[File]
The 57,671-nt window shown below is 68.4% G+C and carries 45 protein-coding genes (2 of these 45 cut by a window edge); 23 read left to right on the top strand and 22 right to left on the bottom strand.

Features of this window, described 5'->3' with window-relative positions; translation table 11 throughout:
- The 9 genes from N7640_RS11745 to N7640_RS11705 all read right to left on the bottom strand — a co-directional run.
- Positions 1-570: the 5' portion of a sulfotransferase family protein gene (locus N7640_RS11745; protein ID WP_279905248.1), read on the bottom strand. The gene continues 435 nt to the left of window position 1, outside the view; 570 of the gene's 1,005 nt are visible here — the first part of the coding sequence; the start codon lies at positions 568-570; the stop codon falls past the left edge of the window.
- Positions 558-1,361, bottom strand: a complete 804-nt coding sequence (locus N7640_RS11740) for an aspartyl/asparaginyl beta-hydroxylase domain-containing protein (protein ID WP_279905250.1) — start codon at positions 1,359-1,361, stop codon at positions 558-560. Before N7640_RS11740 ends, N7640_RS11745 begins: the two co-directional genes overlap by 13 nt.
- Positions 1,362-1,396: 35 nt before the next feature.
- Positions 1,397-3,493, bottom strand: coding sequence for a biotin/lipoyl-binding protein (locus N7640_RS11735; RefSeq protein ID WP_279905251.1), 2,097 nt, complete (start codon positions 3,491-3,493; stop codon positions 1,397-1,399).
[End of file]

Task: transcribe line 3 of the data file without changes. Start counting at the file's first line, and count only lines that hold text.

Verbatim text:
- The 9 genes from N7640_RS11745 to N7640_RS11705 all read right to left on the bottom strand — a co-directional run.